Fifty Years of Beulah Football

Published 10:30 am Saturday, June 24, 2023

In 1928, the Lee County School district came together and decided to consolidate several schools. These consolidated schools would become Beulah High School. 

In 1973, 45 years after the school was built, Beulah would come together to finally field a football team. 

Now, Beulah High School’s football program celebrates their 50th year as a team. 

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As it is with most new things, there were some struggles for Beulah’s football team early on. Beulah’s football team would only win seven games for their first four seasons combined. 

Success finally came for Beulah in 1977. That season, Beulah would finish with a record of seven wins to just two losses. That would be good enough for third in their region. 

Beulah’s most successful season early on would come in 1984. That season, Beulah would win 11 games and make it to the semifinals before losing to Sweet Water High School. 

1985 would be another successful campaign for Beulah. Beulah was ranked as the top team in 1A for a five week stretch in 1985. 

Beulah won 12 games that year and went to the semifinals again before losing to Repton High School. Currently, 12 is still the record for wins in a season at Beulah. 

Mr. Kim Williams was a senior at Beulah in 1973. He had previously lived in Valley before moving to Beulah later on. 

I doubt you will find a more comprehensive history of Beulah’s first football team than what is in Williams’ house. 

Kim’s wife started making a scrapbook for him while he was still in high school. The two have been married for 48 years and Williams still looks back on his scrapbook whenever he wants to reminisce about his playing days. 

Williams said that the football team would have likely not been able to field a team without the help of Alabama Power and West Point. 

A committee came together and decided to build a multipurpose field in Beulah that would serve as the baseball and football field. 

Williams’ father was on the athletics board and had connections that helped Beulah to get “wholesale” prices for much of the equipment that Beulah needed to build the field. 

The field was built and Beulah’s baseball team would start using that field in 1971 before the football team was formed. 

The year before Beulah fielded a high school football team, the school first had a junior high team.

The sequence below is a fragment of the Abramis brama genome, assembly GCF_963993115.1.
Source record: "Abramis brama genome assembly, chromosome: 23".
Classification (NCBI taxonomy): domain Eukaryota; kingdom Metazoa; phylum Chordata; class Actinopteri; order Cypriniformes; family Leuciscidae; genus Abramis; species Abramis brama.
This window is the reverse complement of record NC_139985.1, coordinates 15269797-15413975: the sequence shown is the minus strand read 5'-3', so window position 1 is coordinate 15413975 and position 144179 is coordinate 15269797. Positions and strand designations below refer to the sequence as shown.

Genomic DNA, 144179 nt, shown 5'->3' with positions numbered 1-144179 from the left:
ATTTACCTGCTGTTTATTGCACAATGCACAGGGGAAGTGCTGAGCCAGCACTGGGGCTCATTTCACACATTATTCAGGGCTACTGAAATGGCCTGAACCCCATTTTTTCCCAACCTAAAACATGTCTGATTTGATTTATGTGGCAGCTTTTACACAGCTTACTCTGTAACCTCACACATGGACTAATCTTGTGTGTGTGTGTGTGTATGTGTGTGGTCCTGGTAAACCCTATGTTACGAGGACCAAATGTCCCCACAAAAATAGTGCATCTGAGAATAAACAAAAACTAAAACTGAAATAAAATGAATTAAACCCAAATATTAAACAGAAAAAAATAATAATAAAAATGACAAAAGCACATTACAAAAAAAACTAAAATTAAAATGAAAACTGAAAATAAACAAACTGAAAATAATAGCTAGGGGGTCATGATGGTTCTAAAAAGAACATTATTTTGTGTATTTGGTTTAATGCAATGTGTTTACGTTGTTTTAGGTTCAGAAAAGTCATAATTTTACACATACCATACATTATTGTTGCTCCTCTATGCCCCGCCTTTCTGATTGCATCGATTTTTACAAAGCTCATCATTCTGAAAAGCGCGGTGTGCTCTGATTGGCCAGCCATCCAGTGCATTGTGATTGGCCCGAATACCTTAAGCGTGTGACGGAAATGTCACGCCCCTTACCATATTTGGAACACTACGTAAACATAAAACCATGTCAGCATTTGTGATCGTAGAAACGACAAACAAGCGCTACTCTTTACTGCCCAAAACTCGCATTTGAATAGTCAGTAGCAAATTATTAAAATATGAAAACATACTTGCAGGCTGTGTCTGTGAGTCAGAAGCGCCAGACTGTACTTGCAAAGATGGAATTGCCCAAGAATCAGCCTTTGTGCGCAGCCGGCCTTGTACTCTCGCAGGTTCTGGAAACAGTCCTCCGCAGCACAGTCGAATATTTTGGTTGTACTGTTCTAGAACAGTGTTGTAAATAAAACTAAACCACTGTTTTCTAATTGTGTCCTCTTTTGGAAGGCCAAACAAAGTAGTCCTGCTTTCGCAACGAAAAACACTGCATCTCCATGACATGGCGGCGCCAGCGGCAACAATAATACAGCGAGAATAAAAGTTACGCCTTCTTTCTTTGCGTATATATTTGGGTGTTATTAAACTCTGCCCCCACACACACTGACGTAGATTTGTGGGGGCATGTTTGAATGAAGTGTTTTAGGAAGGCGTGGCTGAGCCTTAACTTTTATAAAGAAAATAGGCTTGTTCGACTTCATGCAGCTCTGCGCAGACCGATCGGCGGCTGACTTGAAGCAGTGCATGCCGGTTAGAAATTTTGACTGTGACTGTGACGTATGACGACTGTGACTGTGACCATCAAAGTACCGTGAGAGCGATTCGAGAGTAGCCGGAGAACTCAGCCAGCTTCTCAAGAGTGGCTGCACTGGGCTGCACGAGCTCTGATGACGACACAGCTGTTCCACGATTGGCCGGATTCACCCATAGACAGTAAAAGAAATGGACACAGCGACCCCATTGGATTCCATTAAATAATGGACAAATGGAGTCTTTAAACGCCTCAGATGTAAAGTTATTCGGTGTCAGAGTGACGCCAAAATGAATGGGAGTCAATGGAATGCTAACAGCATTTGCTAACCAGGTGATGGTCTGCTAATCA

The junior high team would only play one year before the varsity team would be formed. The team was mostly made up of younger athletes. Williams was the only senior on the inaugural team. 

Due to Beulah being such a small school, the team’s main struggles that year came from their depth. Beulah barely had enough to fill a roster in their season. This meant that just about every player on the team had to play both ways. 

At one point Beulah even had to forfeit a game due to them only having 11 players healthy enough to take the field. Due to the lack of depth, Williams had to play several positions for Beulah. 

“We might have had two people that didn’t go both ways,” Williams said. “It was a challenge.” 

Williams said that in Beulah’s first game he played outside linebacker, fullback, and he handled all of the kicking duties for Beulah. 

Another part of the struggle for Beulah was that every team they played had been playing football for several years. 

Despite the struggles that Beulah had in their first season as a team, Williams said the support for the team was like no other. 

“It didn’t matter what the score was [or] who we were playing,” Williams said. “It was sold out every game.” 

Beulah’s one win in their first season came against Lyman Ward. 

Williams said that was his favorite memory from that season. 

“You would’ve thought we’d have won the Super Bowl,” Williams said. “We stayed in the locker room for a long time after the game. It was a thrill to actually win a football game.” 

Football is a lifeblood for many small communities in Alabama. 

Williams believes that football was crucial for a small school like Beulah. 

“It kind of set the foundation,” Williams said. “The next year they had a lot more people come out and then every year after they had a few more…” 

“If it hadn’t started football when we did, there’s no telling how long it would have taken.” 

Williams remembers many small schools that did not have football that would eventually shutdown. 

“It’s hard for schools that don’t have football to compete with all the other schools,” Williams said.